balance

5 Simple Ways to Practice Mindfulness Everyday

Photo by  Eli DeFaria  on  Unsplash

We’ve all read the articles and heard our friends talk about mindfulness. Sometimes, it seems like a trend that will just pass. Hopefully, this is one trend that is here to stay. The benefits of a mindfulness practice are numerous - better sleep, reduced stress, increased positive emotions, improved attention, the list goes on. Who doesn’t want those benefits in their life?

So, what exactly is “mindfulness?” Brené Brown’s definition states mindfulness is “taking a balanced approach to negative emotions so that feelings are neither suppressed nor exaggerated. We cannot ignore our pain and feel compassion for it at the same time. Mindfulness requires that we not ‘over-identify’ with thoughts and feelings, so that we are caught up and swept away by negativity.”  Zen master Jon Kabat-Zinn says, “mindfulness is awareness that arises through paying attention, on purpose, in the present moment, non-judgmentally.” Don’t those definitions sound lovely? Less attachment to negativity and less judgment… I’m in!

I often incorporate mindfulness practices with my clients to address anxiety and depression. However, I often hear clients reflect on how difficult it is to just sit and “be” in the present moment when they are feeling so low. Below are my recommendations for those of us who either struggle to sit still and empty our thoughts or those who have busy and/or hectic lives with constant distractions (anyone have a toddler at home??). Try incorporating one mindfulness practice each day. Even if it just takes 10 seconds, the consistency over time will have positive impacts, I promise!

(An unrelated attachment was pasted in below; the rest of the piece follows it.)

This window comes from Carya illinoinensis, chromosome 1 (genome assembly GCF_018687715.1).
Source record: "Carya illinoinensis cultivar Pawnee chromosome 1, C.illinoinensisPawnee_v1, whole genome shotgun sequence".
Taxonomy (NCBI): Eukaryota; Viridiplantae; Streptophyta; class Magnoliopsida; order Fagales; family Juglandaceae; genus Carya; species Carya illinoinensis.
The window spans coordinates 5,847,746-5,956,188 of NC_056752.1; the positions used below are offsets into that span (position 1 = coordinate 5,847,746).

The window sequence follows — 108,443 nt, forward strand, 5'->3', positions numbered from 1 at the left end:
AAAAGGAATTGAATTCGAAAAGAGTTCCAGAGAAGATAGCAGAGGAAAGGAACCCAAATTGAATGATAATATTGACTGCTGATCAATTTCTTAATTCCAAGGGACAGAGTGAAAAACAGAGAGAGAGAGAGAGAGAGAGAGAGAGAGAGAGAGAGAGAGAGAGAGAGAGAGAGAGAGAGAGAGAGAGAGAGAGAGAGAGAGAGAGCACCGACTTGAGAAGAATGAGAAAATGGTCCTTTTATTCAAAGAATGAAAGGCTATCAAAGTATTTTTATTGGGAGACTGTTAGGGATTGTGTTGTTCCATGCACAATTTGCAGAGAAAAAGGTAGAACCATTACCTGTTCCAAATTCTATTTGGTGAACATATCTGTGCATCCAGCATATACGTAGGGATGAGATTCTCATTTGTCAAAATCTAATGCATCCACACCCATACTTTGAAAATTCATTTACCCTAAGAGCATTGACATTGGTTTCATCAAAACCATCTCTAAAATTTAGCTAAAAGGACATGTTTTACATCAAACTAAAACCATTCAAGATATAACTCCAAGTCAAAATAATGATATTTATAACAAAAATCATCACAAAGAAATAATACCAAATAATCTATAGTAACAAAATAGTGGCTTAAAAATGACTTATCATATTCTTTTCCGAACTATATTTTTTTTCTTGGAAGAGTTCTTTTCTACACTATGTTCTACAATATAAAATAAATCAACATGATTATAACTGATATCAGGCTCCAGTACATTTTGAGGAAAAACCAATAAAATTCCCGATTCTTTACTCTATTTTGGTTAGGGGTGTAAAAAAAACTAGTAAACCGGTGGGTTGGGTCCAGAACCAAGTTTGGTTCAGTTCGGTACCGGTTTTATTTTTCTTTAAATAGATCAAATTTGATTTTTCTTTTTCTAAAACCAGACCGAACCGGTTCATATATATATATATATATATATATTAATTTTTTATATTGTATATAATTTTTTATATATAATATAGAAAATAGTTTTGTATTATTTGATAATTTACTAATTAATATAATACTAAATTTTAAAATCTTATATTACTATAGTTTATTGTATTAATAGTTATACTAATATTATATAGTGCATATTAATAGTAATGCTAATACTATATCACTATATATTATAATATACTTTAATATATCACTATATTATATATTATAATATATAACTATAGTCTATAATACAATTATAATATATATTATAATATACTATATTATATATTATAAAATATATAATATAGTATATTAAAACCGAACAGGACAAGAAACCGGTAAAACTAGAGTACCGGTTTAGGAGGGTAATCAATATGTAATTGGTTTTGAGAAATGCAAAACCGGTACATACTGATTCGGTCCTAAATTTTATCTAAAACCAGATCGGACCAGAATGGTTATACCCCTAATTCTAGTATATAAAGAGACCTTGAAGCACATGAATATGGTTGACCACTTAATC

1. 5 Senses Pause: Take a moment and just name (silently in your mind) what each of your five senses is experiencing. This doesn’t take long and is a concrete way to check in with the moment. This is great for grounding when you are stressed or even solidifying a memory you wish to keep. I did this during my wedding ceremony (when my mind wanted to drift to the awkwardness of so many eyes on such an intimate moment), and to this day, I can remember how my husband’s hand felt in mine.

  2. Intentionally Brush Your Teeth:  The next time you brush your teeth, notice each sensation as you brush each tooth. Direct your thoughts only to the task at hand. If you mind drifts, be kind to yourself and simply bring your mind back to brushing. Notice the sensations you feel. Bonus benefit - a sparkling smile 😁

  3. Listen with Attention: Next time you step outside, pause and see if you can notice all the sounds around you, whether near or far. Try not to label the sounds but simply take in the sound.

  4. Box Breathing: This one is especially good when you feel your emotions rising to an unpleasant state. Take 5-10 box breaths. A box breath is simply inhaling for 4 seconds, holding that inhale for 4 seconds, exhaling slowly for 4 seconds and then holding the exhale for 4 seconds.

  5. Mindful transitions: On a busy day when you’re going from one task to another, take a couple of seconds to end one task and begin the next. Simply put, acknowledge to yourself where you’ve come from and where you’re going. An example might be to take mental note in between tasks, “Okay, email to my boss is sent;” take a pause and a deep breath to finalize the task, so to speak, and then give yourself permission to move on to the next task, leaving the last one behind, “…and now I will make dinner.” If you notice yourself ruminating on a task you’ve let go of, simply come back to the present moment with a gentle reminder: “I’ve finished that already, there is no more I can do; now I am ______.”

The most important thing to remember when beginning (or continuing) a mindfulness practice is to be kind to yourself. Even meditation teachers with decades of experience will tell you that their mind wanders. It is not an indication of your effort, your motivation, or your ability to have a wandering mind. That is simply your mind trying to take care of you and protect you from perceived danger. Though often unhelpful, the intention is good. We simply have to build the muscle of mindful attention to teach the mind we don’t need protection from danger most of the time.